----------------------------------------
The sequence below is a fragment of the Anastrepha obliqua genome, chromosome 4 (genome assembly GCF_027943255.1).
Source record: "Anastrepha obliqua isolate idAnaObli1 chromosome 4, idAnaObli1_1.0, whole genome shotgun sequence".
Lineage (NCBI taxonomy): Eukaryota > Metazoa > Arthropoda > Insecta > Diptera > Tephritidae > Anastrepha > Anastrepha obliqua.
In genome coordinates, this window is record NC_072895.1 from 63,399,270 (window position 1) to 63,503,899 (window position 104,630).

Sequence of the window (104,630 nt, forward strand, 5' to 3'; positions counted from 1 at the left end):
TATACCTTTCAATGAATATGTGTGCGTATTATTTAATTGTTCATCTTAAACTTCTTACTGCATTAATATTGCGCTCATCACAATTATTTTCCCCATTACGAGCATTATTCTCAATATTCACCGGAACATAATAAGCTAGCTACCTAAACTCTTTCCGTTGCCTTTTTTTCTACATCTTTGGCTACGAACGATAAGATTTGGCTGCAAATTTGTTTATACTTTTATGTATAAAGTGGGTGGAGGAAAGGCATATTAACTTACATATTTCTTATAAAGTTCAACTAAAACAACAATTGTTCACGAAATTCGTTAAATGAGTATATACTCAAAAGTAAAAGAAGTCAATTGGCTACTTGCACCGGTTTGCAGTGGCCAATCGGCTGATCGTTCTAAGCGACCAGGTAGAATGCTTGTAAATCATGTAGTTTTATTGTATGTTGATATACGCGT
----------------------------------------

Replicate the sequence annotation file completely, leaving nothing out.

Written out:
The sequence below is a fragment of the Anastrepha obliqua genome, chromosome 4 (genome assembly GCF_027943255.1).
Source record: "Anastrepha obliqua isolate idAnaObli1 chromosome 4, idAnaObli1_1.0, whole genome shotgun sequence".
Lineage (NCBI taxonomy): Eukaryota > Metazoa > Arthropoda > Insecta > Diptera > Tephritidae > Anastrepha > Anastrepha obliqua.
In genome coordinates, this window is record NC_072895.1 from 63,399,270 (window position 1) to 63,503,899 (window position 104,630).

Sequence of the window (104,630 nt, forward strand, 5' to 3'; positions counted from 1 at the left end):
TATACCTTTCAATGAATATGTGTGCGTATTATTTAATTGTTCATCTTAAACTTCTTACTGCATTAATATTGCGCTCATCACAATTATTTTCCCCATTACGAGCATTATTCTCAATATTCACCGGAACATAATAAGCTAGCTACCTAAACTCTTTCCGTTGCCTTTTTTTCTACATCTTTGGCTACGAACGATAAGATTTGGCTGCAAATTTGTTTATACTTTTATGTATAAAGTGGGTGGAGGAAAGGCATATTAACTTACATATTTCTTATAAAGTTCAACTAAAACAACAATTGTTCACGAAATTCGTTAAATGAGTATATACTCAAAAGTAAAAGAAGTCAATTGGCTACTTGCACCGGTTTGCAGTGGCCAATCGGCTGATCGTTCTAAGCGACCAGGTAGAATGCTTGTAAATCATGTAGTTTTATTGTATGTTGATATACGCGT